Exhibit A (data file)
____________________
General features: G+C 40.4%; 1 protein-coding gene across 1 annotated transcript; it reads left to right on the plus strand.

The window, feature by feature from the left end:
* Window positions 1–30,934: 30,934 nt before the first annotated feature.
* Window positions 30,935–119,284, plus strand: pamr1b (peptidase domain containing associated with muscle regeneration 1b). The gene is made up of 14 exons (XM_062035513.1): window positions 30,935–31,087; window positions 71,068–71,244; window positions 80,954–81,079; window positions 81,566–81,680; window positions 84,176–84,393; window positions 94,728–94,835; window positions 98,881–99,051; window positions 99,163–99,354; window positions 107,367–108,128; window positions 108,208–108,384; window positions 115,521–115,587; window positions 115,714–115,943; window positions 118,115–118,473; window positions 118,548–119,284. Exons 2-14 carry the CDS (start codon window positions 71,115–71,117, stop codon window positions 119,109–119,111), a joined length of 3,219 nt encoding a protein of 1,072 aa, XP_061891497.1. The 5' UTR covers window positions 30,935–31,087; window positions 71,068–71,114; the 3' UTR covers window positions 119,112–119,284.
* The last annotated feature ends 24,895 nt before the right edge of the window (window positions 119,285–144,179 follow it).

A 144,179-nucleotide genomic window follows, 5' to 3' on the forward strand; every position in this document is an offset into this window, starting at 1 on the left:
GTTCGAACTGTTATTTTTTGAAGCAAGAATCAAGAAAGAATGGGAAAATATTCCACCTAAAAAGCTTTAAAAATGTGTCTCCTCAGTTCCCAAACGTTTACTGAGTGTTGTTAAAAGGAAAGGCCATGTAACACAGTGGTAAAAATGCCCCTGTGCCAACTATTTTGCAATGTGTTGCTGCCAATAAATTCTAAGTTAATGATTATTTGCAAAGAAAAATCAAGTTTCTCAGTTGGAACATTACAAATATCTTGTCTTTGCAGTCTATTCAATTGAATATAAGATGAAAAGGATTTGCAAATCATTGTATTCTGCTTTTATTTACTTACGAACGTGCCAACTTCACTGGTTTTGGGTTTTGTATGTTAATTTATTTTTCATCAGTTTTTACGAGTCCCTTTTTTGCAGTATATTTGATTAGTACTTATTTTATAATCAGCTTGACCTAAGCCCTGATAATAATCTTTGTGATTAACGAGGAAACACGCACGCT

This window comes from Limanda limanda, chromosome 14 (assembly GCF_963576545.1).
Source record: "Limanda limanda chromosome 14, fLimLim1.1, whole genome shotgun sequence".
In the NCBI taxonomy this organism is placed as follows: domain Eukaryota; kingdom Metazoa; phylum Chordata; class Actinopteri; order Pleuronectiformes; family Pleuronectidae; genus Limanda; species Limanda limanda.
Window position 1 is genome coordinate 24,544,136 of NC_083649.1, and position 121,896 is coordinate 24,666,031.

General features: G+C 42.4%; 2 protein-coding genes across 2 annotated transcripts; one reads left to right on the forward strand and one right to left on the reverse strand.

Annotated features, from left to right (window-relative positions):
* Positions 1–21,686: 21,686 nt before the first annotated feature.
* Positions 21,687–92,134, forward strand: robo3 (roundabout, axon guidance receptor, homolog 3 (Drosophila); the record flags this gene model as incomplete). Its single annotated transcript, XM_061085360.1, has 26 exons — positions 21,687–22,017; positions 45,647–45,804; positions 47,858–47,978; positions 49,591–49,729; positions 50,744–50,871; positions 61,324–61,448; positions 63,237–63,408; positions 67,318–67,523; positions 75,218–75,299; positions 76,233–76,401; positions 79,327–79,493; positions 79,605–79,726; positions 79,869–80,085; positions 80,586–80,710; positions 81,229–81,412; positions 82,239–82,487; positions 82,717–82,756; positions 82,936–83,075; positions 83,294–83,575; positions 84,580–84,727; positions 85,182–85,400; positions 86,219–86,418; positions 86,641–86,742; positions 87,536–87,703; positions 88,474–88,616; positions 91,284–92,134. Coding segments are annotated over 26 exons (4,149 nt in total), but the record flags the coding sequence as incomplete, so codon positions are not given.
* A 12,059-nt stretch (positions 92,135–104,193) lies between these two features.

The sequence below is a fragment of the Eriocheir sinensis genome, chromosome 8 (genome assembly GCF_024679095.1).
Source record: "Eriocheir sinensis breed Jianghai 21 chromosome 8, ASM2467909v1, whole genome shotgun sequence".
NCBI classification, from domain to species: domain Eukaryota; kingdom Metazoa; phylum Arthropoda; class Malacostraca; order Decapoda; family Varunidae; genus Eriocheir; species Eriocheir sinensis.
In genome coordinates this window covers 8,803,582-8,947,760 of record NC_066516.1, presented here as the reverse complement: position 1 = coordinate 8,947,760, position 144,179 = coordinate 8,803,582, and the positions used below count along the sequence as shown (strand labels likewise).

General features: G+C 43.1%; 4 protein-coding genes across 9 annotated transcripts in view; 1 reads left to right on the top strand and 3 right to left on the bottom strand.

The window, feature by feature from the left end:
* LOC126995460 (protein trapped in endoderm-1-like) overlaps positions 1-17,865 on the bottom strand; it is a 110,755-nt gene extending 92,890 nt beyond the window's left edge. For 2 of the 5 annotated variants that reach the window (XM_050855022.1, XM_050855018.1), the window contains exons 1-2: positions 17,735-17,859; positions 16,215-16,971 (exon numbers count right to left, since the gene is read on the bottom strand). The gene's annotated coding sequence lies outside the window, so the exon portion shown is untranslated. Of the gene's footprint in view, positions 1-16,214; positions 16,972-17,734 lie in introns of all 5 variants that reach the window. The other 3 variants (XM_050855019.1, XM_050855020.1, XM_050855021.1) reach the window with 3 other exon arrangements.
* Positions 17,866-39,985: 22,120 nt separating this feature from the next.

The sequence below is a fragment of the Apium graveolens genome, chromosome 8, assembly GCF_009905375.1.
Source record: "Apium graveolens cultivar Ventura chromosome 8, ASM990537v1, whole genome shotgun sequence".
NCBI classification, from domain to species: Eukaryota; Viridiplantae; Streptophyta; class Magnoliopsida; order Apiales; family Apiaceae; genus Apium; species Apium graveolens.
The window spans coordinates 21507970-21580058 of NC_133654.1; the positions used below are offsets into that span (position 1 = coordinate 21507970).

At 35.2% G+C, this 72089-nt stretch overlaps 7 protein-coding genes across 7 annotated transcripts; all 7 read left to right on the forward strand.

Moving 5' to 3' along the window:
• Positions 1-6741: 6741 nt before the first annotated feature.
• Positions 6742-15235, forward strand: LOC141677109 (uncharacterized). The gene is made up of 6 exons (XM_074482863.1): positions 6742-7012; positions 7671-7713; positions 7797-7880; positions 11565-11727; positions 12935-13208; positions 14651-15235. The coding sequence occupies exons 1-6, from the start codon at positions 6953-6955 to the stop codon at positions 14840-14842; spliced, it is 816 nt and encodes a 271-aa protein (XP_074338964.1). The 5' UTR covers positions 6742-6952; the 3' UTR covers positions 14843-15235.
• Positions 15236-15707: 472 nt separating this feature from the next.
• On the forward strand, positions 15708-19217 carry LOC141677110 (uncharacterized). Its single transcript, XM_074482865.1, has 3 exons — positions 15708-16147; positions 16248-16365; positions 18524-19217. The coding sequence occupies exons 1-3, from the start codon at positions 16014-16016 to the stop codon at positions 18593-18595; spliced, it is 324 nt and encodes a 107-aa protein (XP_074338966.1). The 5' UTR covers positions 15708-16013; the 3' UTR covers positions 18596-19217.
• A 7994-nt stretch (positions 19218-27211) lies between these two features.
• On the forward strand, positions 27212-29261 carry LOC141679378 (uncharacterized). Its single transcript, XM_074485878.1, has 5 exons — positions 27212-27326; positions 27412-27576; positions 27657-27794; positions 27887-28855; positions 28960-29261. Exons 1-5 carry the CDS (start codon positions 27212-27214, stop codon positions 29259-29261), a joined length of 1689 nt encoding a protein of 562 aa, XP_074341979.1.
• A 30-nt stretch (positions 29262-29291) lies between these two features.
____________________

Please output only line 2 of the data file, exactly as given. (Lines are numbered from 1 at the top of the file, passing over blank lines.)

The window, feature by feature from the left end: